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Startup Ansca, founded by CEO Carlos Icaza and CTO Walter Luh, both former Adobe mobile software employees, is experiencing a little too much success on the first day of its launch of an iPhone development kit. Icaza and Luh are trying to free developers from Apple's Objective-C conundrum by giving them a simple scripting language in which to develop. The scripting code, called Lua, compiles into an iPhone application that can be sold at Apple's App Store.
Apple CEO Steve Jobs adopted Objective-C as the preferred language for his Next Inc. workstation company, and Next later brought Objective-C inside Apple when it was acquired. But few C, C#, or C++ programmers have any training in its peculiarities; it has "a steep learning curve," Icaza said in an interview. An alternative is Corona.
"I hate being a n00b. So I'm just going to get over and say that I am completely lost when it comes to XCode/Cocoa (Apple developer frameworks that use Objective C). I also am not so keen on Objective-C. Can anyone point me in the direction of maybe a book or two?" a befuddled developer asked at the developer site HackintOsh.org on March 17.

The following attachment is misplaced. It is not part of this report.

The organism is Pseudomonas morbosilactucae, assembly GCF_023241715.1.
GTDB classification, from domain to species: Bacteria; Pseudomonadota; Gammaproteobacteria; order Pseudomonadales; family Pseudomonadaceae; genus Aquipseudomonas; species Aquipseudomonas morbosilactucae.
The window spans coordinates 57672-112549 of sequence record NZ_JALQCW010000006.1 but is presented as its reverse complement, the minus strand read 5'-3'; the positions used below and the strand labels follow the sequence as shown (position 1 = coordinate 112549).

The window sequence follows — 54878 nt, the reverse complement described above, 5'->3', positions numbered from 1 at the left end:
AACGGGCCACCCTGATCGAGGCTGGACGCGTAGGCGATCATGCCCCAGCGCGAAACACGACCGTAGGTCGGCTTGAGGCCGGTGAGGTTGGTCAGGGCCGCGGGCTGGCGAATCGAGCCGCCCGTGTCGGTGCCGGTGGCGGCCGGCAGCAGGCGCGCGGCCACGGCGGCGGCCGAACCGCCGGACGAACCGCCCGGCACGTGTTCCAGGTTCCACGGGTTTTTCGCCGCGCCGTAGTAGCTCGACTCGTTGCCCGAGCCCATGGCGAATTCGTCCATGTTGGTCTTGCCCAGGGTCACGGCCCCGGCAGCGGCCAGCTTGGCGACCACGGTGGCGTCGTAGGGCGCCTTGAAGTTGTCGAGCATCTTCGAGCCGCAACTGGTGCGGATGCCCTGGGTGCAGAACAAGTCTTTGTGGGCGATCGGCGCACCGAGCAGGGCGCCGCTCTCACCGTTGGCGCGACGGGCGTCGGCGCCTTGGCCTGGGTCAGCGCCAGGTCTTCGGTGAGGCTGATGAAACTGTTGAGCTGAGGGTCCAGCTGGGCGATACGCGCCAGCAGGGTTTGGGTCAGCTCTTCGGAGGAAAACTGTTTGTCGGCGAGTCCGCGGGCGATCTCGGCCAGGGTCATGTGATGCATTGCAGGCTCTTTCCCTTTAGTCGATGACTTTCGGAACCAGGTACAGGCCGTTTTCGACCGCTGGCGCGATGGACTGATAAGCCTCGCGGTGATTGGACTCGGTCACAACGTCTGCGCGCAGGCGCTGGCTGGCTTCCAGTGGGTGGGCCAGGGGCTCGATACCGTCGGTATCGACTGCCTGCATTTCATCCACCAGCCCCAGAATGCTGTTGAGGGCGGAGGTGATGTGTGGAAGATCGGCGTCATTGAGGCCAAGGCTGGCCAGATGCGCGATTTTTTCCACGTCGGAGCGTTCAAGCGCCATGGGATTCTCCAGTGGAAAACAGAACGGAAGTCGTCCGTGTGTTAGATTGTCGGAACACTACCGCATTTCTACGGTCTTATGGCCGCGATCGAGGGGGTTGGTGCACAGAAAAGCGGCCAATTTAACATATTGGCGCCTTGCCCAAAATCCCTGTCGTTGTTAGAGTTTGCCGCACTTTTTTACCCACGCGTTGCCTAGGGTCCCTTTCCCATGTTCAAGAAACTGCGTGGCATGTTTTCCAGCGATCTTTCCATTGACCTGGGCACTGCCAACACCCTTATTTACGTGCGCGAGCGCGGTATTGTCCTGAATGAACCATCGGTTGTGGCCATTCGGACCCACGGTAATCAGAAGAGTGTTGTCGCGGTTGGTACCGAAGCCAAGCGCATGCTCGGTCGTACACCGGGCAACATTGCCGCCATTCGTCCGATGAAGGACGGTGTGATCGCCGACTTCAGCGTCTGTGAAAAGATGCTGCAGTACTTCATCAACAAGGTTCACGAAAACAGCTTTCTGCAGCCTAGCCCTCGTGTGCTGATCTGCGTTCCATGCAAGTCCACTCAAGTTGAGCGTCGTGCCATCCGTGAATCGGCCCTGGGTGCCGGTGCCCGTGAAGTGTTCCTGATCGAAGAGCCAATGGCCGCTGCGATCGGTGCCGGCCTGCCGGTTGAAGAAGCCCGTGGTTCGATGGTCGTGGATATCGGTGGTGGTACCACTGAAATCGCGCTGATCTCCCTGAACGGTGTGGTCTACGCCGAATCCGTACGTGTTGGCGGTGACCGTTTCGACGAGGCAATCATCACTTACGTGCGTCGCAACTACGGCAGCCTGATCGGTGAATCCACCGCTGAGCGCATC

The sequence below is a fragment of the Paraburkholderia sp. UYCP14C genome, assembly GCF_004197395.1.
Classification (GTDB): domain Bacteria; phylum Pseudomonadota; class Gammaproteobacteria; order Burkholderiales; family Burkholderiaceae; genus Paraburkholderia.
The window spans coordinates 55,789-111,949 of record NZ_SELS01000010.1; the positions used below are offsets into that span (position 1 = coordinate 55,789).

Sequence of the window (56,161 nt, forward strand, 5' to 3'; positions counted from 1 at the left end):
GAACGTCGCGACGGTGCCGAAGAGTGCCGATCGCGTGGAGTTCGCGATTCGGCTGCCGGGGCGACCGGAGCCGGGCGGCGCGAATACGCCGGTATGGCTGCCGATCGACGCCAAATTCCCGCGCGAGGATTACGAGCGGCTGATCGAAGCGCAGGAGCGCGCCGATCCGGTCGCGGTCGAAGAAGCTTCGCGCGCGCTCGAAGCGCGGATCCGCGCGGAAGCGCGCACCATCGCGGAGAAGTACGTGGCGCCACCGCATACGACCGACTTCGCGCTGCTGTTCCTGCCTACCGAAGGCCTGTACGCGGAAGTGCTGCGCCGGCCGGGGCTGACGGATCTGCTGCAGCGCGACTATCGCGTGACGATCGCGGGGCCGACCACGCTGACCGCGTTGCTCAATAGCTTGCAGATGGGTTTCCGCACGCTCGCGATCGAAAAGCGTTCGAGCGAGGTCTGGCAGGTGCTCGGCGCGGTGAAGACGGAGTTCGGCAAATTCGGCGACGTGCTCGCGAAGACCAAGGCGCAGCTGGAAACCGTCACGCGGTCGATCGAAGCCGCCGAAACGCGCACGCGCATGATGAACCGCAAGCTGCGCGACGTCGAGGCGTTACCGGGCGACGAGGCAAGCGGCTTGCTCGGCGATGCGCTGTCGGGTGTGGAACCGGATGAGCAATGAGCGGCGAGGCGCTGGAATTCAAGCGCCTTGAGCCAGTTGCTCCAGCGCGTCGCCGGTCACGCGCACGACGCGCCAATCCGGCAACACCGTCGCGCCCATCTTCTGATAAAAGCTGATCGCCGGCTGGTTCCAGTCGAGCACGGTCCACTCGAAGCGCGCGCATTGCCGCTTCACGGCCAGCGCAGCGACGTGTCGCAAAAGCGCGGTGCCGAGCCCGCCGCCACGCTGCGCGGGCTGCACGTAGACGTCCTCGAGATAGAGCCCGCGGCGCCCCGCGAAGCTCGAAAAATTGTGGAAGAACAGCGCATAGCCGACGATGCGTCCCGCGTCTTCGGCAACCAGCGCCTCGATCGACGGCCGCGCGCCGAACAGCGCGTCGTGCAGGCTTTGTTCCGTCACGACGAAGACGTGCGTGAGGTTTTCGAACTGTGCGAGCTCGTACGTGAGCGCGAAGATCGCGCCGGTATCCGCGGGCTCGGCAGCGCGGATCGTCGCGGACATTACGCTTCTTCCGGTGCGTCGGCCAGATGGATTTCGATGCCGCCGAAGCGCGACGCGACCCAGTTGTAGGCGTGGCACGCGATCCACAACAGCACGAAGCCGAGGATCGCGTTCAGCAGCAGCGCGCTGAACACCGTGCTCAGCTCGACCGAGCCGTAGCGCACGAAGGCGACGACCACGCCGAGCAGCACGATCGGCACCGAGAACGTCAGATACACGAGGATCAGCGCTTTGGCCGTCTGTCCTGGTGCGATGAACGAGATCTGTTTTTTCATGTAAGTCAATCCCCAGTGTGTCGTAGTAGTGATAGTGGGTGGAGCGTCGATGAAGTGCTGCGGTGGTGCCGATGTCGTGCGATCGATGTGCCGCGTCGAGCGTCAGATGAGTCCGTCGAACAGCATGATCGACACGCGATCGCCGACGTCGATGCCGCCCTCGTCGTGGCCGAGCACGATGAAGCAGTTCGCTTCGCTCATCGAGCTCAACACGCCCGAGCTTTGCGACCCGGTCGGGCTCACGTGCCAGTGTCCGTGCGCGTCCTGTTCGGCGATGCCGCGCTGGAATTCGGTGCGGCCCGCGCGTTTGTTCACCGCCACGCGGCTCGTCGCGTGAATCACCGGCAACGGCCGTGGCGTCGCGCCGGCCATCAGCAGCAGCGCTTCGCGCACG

"For anyone struggling with XCode/Objective-C, give Ansca Corona a look," urged Trae Regan, a central Florida iPhone application developer who blogged on the release of the SDK today. "It's a Lua-based iPhone Development Framework that looks to be very easy to use."
When the developer has his Lua code the way he wants it, he submits it to the Ansca Web site, where it will be compiled into an iPhone application ready to submit to Apple's App Store.
Lua is a scripting language that originated in Brazil and is known for its ease of use, Luh said in an interview. It's able to implement Flash-like qualities in applications -- that is, give them a visually rich flow of events through a time sequence.
Corona also takes advantage of the iPhone's accelerometer support and Open GL-ES support for speeding up displays of graphics.
Ansca's development of Corona has been in stealth mode for more than a year, with Tuesday marking the coming-out phase for the San Mateo, Calif., company. "We didn't want a legacy-language liability," Icaza said. "Lua is fast and light weight and uses little memory."
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